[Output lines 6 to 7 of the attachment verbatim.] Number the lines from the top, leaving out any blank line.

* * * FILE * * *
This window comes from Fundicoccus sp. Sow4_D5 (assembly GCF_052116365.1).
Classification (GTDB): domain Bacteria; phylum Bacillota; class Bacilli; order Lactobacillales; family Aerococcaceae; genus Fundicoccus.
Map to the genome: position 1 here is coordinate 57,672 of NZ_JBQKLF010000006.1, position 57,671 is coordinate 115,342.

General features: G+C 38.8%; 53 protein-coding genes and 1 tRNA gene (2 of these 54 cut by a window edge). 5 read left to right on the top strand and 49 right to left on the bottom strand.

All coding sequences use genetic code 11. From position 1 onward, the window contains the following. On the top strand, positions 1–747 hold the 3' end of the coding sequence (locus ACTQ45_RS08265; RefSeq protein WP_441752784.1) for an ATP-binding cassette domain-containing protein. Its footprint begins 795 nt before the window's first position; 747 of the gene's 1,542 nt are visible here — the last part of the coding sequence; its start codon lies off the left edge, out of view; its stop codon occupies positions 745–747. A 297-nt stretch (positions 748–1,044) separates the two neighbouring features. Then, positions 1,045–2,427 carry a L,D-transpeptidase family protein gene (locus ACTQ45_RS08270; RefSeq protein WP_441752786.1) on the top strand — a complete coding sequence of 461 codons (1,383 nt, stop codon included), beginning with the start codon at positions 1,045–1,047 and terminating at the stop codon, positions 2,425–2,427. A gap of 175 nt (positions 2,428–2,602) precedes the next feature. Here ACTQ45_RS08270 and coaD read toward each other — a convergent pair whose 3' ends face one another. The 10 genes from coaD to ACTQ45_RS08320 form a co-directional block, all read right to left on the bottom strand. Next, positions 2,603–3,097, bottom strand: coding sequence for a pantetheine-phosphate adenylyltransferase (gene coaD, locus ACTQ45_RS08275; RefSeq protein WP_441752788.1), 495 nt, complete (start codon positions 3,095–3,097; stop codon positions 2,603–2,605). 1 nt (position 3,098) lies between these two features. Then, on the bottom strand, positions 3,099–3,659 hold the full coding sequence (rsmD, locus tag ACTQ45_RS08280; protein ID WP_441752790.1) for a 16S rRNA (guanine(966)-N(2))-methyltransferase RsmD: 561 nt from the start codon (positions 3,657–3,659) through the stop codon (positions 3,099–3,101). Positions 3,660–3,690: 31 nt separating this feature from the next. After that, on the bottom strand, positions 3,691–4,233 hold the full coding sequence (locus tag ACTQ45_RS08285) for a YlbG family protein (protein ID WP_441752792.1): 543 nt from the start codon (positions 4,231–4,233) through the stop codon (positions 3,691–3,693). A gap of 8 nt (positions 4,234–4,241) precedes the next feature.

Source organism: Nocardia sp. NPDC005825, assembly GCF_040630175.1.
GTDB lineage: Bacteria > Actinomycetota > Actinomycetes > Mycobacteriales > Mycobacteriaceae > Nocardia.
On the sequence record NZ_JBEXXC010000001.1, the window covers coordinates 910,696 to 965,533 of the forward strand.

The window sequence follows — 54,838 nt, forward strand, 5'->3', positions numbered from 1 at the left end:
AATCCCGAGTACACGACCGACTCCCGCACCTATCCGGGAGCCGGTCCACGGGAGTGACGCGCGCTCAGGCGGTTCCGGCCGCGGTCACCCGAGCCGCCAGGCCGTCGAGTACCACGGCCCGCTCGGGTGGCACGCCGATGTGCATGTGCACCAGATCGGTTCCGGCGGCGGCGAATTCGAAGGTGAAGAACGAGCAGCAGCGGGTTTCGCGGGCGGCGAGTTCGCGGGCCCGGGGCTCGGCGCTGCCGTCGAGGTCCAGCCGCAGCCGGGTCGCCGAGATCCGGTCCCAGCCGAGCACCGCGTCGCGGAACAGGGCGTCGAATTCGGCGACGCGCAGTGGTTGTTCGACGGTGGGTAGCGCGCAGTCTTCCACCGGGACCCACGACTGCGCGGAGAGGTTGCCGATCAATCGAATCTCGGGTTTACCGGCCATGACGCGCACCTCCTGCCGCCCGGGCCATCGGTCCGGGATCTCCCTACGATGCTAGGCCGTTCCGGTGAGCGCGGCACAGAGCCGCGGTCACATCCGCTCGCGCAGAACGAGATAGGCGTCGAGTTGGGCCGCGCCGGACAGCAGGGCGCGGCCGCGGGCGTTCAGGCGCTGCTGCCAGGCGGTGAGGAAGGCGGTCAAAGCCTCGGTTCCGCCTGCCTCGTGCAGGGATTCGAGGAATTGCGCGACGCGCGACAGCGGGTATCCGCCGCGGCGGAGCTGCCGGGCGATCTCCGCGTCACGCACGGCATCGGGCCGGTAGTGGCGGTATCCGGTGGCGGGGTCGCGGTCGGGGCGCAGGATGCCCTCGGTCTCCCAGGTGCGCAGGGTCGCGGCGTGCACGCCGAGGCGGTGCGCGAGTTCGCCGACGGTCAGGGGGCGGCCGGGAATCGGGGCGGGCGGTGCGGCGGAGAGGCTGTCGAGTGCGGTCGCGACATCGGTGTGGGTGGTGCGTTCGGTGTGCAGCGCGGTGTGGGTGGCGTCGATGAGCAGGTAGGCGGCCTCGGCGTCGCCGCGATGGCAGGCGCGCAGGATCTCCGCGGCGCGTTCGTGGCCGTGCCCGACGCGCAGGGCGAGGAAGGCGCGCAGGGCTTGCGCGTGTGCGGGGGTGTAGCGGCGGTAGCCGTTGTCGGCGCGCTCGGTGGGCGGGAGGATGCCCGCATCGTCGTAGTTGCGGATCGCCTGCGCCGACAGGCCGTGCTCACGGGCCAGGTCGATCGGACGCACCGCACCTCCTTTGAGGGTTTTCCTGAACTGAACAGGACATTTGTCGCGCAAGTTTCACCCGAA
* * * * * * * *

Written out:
Source organism: Nocardia sp. NPDC005825, assembly GCF_040630175.1.
GTDB lineage: Bacteria > Actinomycetota > Actinomycetes > Mycobacteriales > Mycobacteriaceae > Nocardia.